Well if they are dedicated enough someone can still get the phone to send a transmission via forcing the tower to geolocate it even in Airplane mode.

7. Police Can Activate Phone GPS Location Tracking
Can police access the GPS data on your phone? According to a recent court ruling, they can not only access it, but activate GPS location tracking if it's disabled. That's one takeaway from last week's U.S. Court of Appeals for the Sixth Circuit ruling in a case involving Melvin Skinner, who was convicted of drug trafficking--and sentenced to 20 years in jail. Skinner argued that the GPS data tracking, which DEA agents used to track a motor home he was driving that was filled with 1,100 pounds of marijuana, violated his Fourth Amendment right against unreasonable search. In addition, according to a close reading of the court ruling, it turns out that police may not have merely tracked Skinner, but actually instructed his prepaid phone provider to activate the GPS functionality. The court, however, ruled that the DEA had acted lawfully.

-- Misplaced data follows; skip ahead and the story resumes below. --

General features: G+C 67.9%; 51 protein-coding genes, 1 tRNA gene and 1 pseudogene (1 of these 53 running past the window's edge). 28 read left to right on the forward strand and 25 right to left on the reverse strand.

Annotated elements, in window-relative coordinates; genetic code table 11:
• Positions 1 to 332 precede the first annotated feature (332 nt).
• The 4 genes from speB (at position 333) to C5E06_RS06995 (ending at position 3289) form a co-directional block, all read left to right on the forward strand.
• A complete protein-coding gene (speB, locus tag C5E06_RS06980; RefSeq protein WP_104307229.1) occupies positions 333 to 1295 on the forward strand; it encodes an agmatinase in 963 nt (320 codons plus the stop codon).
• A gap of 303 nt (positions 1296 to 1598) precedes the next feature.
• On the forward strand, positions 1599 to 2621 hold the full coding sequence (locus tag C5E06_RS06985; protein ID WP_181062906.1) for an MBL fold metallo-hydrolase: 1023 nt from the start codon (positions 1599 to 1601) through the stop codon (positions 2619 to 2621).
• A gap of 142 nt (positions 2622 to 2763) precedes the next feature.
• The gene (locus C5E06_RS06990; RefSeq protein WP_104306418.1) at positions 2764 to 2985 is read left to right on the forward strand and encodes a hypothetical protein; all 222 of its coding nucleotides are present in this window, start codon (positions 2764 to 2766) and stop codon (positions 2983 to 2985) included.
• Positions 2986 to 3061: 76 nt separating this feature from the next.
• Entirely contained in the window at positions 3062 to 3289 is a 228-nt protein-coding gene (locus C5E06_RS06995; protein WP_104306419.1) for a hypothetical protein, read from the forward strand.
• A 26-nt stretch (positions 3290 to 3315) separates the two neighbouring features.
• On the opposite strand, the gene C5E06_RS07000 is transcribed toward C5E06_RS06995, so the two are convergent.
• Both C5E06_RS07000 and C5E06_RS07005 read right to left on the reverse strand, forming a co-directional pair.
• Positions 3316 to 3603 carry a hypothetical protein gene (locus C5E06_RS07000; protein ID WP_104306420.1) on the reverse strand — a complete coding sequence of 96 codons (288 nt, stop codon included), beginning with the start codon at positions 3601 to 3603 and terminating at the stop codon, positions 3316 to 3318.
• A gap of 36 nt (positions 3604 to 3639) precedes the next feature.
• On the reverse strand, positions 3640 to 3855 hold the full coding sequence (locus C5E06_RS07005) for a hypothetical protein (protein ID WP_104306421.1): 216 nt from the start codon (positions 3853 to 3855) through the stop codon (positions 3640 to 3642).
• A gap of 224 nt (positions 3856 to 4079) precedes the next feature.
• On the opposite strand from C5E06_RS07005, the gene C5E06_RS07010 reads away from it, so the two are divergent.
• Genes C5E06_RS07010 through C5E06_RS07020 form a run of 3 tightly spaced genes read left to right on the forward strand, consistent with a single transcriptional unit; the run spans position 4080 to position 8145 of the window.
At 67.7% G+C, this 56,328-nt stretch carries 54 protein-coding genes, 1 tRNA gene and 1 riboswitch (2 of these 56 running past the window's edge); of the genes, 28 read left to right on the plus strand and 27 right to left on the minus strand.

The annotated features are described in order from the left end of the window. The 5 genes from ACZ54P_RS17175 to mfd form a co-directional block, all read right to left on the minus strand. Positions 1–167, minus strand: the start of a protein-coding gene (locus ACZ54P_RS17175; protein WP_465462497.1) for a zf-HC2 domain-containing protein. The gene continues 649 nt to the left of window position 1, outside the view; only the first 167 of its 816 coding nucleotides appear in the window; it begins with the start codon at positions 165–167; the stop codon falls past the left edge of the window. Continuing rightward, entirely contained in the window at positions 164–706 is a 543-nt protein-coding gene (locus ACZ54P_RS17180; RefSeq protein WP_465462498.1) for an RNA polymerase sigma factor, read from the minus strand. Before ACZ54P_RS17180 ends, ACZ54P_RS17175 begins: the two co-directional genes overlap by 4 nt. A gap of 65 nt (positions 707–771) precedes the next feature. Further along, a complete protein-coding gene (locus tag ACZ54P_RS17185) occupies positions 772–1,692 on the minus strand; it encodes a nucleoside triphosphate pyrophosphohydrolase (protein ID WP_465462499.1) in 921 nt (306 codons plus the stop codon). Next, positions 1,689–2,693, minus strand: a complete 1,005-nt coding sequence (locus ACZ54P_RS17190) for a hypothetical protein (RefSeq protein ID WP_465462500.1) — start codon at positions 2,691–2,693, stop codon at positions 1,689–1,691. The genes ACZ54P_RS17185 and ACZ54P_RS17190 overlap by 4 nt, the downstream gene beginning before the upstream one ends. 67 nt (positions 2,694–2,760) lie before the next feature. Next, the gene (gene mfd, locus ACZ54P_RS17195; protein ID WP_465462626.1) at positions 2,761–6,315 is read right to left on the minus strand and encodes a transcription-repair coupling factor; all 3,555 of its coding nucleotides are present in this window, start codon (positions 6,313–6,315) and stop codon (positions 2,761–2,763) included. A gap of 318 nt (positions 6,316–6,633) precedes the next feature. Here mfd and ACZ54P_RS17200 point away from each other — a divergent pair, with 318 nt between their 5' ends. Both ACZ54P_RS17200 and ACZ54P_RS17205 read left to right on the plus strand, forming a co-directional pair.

http://www.darkreading.com/risk-management/7-facts-about-geolocation-privacy/d/d-id/1105877?

http://www.informationweek.com/mobile/lose-the-burners-court-okays-prepaid-phone-tracking/d/d-id/1105814?

Appeals court rules law enforcement agencies don't need a warrant to "ping" and track prepaid cellphone locations.
Prepaid cellphone users may be tracked by law enforcement agencies at any time, without police first having to obtain a probable-cause warrant.

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deluxeCITY
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November 12, 2014, 12:50:47 AM
 #24

Regarding the monitoring software on a phone I would consider it a weapon that can be used against you involuntarily